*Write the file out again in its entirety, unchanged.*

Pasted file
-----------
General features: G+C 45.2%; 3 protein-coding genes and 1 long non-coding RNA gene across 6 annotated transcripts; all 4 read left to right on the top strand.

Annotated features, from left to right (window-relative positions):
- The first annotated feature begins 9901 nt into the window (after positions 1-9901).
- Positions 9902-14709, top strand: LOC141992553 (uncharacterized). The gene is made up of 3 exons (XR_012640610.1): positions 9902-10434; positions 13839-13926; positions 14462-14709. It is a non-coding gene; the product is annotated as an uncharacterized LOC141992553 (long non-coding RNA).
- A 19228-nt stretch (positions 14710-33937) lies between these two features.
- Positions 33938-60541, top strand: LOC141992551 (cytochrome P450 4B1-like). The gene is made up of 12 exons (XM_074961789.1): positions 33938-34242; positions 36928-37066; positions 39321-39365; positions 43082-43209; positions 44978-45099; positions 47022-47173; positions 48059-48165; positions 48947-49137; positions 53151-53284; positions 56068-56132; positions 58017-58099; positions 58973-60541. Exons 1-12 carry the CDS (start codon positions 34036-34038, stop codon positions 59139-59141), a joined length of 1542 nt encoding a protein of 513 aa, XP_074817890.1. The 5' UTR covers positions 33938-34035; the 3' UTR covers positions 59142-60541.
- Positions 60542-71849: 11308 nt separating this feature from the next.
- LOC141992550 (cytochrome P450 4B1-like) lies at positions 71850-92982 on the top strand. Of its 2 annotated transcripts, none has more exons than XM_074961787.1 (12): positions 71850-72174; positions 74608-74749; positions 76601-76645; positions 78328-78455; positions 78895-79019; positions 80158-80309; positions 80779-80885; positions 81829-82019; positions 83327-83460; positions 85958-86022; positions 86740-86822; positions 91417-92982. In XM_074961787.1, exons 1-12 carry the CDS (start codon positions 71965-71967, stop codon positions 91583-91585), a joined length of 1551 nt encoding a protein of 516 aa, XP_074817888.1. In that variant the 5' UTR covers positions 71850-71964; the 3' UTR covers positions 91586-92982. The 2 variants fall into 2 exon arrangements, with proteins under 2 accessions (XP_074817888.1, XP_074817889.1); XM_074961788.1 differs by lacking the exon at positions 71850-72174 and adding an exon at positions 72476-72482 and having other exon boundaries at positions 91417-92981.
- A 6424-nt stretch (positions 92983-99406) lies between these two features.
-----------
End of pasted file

General features: G+C 45.2%; 3 protein-coding genes and 1 long non-coding RNA gene across 6 annotated transcripts; all 4 read left to right on the top strand.

Annotated features, from left to right (window-relative positions):
- The first annotated feature begins 9901 nt into the window (after positions 1-9901).
- Positions 9902-14709, top strand: LOC141992553 (uncharacterized). The gene is made up of 3 exons (XR_012640610.1): positions 9902-10434; positions 13839-13926; positions 14462-14709. It is a non-coding gene; the product is annotated as an uncharacterized LOC141992553 (long non-coding RNA).
- A 19228-nt stretch (positions 14710-33937) lies between these two features.
- Positions 33938-60541, top strand: LOC141992551 (cytochrome P450 4B1-like). The gene is made up of 12 exons (XM_074961789.1): positions 33938-34242; positions 36928-37066; positions 39321-39365; positions 43082-43209; positions 44978-45099; positions 47022-47173; positions 48059-48165; positions 48947-49137; positions 53151-53284; positions 56068-56132; positions 58017-58099; positions 58973-60541. Exons 1-12 carry the CDS (start codon positions 34036-34038, stop codon positions 59139-59141), a joined length of 1542 nt encoding a protein of 513 aa, XP_074817890.1. The 5' UTR covers positions 33938-34035; the 3' UTR covers positions 59142-60541.
- Positions 60542-71849: 11308 nt separating this feature from the next.
- LOC141992550 (cytochrome P450 4B1-like) lies at positions 71850-92982 on the top strand. Of its 2 annotated transcripts, none has more exons than XM_074961787.1 (12): positions 71850-72174; positions 74608-74749; positions 76601-76645; positions 78328-78455; positions 78895-79019; positions 80158-80309; positions 80779-80885; positions 81829-82019; positions 83327-83460; positions 85958-86022; positions 86740-86822; positions 91417-92982. In XM_074961787.1, exons 1-12 carry the CDS (start codon positions 71965-71967, stop codon positions 91583-91585), a joined length of 1551 nt encoding a protein of 516 aa, XP_074817888.1. In that variant the 5' UTR covers positions 71850-71964; the 3' UTR covers positions 91586-92982. The 2 variants fall into 2 exon arrangements, with proteins under 2 accessions (XP_074817888.1, XP_074817889.1); XM_074961788.1 differs by lacking the exon at positions 71850-72174 and adding an exon at positions 72476-72482 and having other exon boundaries at positions 91417-92981.
- A 6424-nt stretch (positions 92983-99406) lies between these two features.